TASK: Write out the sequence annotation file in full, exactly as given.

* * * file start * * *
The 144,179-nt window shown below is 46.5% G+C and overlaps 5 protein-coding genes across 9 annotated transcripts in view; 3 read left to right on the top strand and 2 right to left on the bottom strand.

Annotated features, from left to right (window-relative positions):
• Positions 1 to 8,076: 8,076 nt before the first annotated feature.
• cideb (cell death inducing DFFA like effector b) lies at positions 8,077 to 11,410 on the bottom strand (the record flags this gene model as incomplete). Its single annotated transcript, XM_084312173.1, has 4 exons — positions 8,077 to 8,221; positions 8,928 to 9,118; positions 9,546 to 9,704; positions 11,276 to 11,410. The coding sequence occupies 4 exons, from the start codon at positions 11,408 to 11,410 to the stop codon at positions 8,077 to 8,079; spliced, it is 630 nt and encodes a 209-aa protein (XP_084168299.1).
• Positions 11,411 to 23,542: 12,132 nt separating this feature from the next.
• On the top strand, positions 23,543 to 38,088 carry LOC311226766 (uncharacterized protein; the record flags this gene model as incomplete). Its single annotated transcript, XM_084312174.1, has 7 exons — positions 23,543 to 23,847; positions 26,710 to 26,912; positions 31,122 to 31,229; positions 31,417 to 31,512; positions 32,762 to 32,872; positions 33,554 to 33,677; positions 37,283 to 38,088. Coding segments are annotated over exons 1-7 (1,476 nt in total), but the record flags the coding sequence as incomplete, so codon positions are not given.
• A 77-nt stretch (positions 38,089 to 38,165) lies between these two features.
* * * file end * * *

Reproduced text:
The 144,179-nt window shown below is 46.5% G+C and overlaps 5 protein-coding genes across 9 annotated transcripts in view; 3 read left to right on the top strand and 2 right to left on the bottom strand.

Annotated features, from left to right (window-relative positions):
• Positions 1 to 8,076: 8,076 nt before the first annotated feature.
• cideb (cell death inducing DFFA like effector b) lies at positions 8,077 to 11,410 on the bottom strand (the record flags this gene model as incomplete). Its single annotated transcript, XM_084312173.1, has 4 exons — positions 8,077 to 8,221; positions 8,928 to 9,118; positions 9,546 to 9,704; positions 11,276 to 11,410. The coding sequence occupies 4 exons, from the start codon at positions 11,408 to 11,410 to the stop codon at positions 8,077 to 8,079; spliced, it is 630 nt and encodes a 209-aa protein (XP_084168299.1).
• Positions 11,411 to 23,542: 12,132 nt separating this feature from the next.
• On the top strand, positions 23,543 to 38,088 carry LOC311226766 (uncharacterized protein; the record flags this gene model as incomplete). Its single annotated transcript, XM_084312174.1, has 7 exons — positions 23,543 to 23,847; positions 26,710 to 26,912; positions 31,122 to 31,229; positions 31,417 to 31,512; positions 32,762 to 32,872; positions 33,554 to 33,677; positions 37,283 to 38,088. Coding segments are annotated over exons 1-7 (1,476 nt in total), but the record flags the coding sequence as incomplete, so codon positions are not given.
• A 77-nt stretch (positions 38,089 to 38,165) lies between these two features.